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Wildcats win in less-than spectacular game against CSU Corbin McGuire staff writer K-State survived a scare in its season opener on Friday against the Charleston Southern Buccaneers to win 72-67. The Wildcats played a strong second half to make up for the 14-point deficit it faced at halftime. Head coach Frank Martin said after the game that the lack of intensity and focus in practice leading up to the game was a large reason for his team’s early struggles. Will Spradling, who ended the game with 15 points, said it is both Rodney McGruder’s and his responsibilities to get their team prepared. “The way we practiced, we did not practice with any intensity. We were turning the ball over in practices,” Spradling said. “We carried it over to the beginning of the game and the first possession--I threw it away. Yesterday, I probably had eight turnovers in practice and that carried over into the game. That is my fault. That is Rodney and my fault that we did not take leadership of our team. We did not get our team ready like we should have.” Martin said he did not raise his voice at halftime because of players like McGruder and Spradling. “These guys have pride. I do not need to give them a screaming and yelling speech,” Martin said of Spradling and McGruder. “They bust their rear ends to represent this program. They have something that very few people have in this world today and that is pride.” McGruder led the team in points and rebounds with 18 and 11 respectively. The Wildcats were outrebounded by nine against a much smaller team but managed to overcome this by holding the Buccaneers to 4 of 27 from the field in the second half. Jordan Henriquez, who finished the game with 11 points and nine rebounds, led the Wildcats with five blocks and Martin said he “did a great job of guarding the rim,” in the second half. Charleston Southern’s head coach Barclay Radebaugh said he was not surprised on how well his team rebounded the ball. “We expect to rebound well. We want to be relentless on the offensive and defensive boards. We have been a good rebounding team each of the last five years. I thought rebounding wise we showed a lot of heart,” Radebaugh said. “We know we have to do that with our size, being 6-foot 5-inches, 6-foot 6-inches on a good day. We work on rebounding every day for a long time. We want to turn that into a strength instead of a potential weak-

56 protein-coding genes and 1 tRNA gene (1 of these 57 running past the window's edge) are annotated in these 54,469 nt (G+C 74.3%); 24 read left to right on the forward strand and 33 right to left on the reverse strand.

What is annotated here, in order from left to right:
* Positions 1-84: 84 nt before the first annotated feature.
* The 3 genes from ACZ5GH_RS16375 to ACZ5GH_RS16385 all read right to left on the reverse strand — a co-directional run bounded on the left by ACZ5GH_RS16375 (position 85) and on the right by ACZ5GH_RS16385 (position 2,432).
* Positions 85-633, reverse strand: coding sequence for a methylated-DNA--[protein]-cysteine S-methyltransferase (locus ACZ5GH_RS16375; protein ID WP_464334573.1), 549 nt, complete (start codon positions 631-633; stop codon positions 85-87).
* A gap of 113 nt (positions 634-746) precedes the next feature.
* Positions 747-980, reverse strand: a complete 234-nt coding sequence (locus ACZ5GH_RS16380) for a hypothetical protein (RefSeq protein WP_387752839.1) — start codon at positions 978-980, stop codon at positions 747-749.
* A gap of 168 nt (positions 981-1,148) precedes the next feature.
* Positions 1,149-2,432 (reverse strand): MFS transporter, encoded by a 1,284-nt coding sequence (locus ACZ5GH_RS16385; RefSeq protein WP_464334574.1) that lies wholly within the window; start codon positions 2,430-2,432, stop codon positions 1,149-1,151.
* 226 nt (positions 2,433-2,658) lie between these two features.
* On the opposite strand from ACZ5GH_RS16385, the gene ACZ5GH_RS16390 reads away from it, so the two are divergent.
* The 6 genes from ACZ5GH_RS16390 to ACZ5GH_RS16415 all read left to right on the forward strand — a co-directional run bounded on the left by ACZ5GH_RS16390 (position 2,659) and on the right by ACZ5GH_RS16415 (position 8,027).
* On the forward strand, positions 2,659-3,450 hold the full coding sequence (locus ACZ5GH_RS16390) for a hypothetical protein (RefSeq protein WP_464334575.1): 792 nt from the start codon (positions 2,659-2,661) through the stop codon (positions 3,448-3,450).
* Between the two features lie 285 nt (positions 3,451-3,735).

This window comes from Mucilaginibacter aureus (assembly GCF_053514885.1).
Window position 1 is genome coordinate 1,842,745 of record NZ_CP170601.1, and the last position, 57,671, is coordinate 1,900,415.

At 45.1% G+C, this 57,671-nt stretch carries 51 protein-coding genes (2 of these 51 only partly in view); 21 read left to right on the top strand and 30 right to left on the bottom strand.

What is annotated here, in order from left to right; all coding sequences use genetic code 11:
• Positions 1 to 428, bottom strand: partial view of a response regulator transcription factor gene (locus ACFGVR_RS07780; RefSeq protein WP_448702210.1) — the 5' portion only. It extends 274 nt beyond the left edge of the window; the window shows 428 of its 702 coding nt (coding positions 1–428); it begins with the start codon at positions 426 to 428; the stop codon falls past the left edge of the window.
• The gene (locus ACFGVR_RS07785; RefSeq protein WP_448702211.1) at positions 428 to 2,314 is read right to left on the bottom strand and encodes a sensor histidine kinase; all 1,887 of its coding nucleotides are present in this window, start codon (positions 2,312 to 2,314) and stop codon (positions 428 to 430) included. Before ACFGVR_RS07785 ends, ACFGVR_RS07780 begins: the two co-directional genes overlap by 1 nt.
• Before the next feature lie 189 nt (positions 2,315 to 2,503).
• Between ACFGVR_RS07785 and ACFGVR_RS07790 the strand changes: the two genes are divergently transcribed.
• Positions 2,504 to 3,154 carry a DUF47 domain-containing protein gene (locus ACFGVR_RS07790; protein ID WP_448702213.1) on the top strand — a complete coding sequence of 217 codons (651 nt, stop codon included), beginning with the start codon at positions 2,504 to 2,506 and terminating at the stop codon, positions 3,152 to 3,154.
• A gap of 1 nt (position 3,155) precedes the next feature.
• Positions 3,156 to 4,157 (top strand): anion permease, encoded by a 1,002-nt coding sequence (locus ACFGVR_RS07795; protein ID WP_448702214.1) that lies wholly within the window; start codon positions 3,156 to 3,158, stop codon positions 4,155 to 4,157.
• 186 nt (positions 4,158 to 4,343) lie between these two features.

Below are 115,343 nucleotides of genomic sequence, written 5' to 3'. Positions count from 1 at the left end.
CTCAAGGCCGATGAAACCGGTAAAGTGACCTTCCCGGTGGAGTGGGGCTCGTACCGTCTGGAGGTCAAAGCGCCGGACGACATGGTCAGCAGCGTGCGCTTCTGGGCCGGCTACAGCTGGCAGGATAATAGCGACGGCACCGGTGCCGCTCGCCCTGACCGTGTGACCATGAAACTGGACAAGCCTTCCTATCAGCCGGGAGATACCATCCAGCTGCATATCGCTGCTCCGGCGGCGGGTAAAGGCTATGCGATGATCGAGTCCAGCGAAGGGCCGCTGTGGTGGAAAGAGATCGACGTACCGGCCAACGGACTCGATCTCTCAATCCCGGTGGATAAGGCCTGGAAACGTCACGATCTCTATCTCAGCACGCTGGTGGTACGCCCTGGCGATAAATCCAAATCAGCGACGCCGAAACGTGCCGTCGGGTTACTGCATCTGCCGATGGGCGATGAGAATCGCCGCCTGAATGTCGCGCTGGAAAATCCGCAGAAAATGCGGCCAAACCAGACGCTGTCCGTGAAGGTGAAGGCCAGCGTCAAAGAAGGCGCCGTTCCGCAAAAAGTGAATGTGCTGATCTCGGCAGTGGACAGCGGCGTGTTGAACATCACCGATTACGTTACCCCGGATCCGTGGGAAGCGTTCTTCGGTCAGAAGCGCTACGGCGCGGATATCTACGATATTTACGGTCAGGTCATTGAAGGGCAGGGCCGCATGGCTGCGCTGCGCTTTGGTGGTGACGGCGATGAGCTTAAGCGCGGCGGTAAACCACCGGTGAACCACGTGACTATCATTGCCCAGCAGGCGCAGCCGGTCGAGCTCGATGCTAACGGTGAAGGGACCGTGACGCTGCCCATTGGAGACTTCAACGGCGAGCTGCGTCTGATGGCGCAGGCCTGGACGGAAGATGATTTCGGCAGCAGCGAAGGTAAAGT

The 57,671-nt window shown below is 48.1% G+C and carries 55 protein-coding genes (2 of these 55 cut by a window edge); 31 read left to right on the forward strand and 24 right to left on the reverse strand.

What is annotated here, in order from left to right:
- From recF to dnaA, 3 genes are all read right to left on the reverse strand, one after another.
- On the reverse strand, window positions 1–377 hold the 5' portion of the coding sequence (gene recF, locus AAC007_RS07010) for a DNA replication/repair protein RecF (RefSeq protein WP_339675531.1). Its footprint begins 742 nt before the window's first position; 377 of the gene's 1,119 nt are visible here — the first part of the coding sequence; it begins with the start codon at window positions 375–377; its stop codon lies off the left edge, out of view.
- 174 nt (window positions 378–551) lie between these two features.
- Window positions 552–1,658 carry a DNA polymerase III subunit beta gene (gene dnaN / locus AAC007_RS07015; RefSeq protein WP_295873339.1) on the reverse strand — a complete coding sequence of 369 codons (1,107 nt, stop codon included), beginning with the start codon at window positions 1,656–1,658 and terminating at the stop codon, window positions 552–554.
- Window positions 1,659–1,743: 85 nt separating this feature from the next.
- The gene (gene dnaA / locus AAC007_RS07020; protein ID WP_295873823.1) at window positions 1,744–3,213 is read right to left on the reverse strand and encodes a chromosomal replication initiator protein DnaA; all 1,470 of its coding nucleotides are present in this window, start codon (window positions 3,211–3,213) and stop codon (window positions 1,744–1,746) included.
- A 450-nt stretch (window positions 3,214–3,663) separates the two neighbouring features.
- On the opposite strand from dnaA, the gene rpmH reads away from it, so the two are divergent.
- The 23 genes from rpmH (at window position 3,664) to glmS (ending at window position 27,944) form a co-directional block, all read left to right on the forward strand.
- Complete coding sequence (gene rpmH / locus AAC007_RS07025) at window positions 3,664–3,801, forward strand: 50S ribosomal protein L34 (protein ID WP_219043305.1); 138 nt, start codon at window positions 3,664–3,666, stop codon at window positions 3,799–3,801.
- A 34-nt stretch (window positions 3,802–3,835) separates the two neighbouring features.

ness; because of our height, we expect to rebound every time we play.” Martin said that all the coaches understood coming into the game that the Buccaneers would be a difficult matchup. “They play that funky defense it is not zone and it is not man, it is a different defense, and you have to understand how to attack it,” Martin said. “The first half we never ran anything, we stood around holding the ball, nobody moved, nobody cut, nobody got in that matchup. In the second half, we did a better job of that.” Martin said that his team will use this game as a learning situation and build from it. “I will take ugly wins before I will take any hard well played loss,” Martin said. “When we played KU here two years ago, we did
Logan M. Jones | Collegian
ABOVE: Junior forward Rodney McGruder pushes the ball up the floor during the first half of Friday nights game against Charleston Southern. McGruder was the highest scoring Wildcat with 18 points on the night. RIGHT: K-State sophomore guard Will Spradling brings the ball up the court during Friday nights game against Charleston Southeron. Spradling scored 15 points in the game, and after a slow start, the Wildcats hung on for a, 72-67, victory. everything we could and we still lost and that is an ugly feeling.” The Wildcats will take on Loyola Chicago Monday at 7 p.m. at Bramlage Coliseum and Fox Sports Network will televise the game.
FOOTBALL | Snyder: ‘We responded well’ Wildcats unable to take down Texas in volleyball Mark Kern sports editor The Wildcats headed to Austin, Texas in search of their third consecutive victory. After a 25-23 victory in the first set, the Wildcats looked like they might be able to get that victory. Even though the Wildcats won the first set, Texas came back and won the final three sets to win the match (25-23, 16-25, 18-25, 20-25.) The first set the Wildcats were able to build a quick 7-4 lead and were able to stretch the lead out multiple times to four points. This forced the Longhorns to play catch up the rest of the set. Texas tied the set up at 23 apiece, but the Wildcats were able to respond with two straight points to win the set. The second set the Wildcats again came out and battled with the Longhorns, as the score was tied at 14 midway through the set. However,
Everet Nelson | Collegian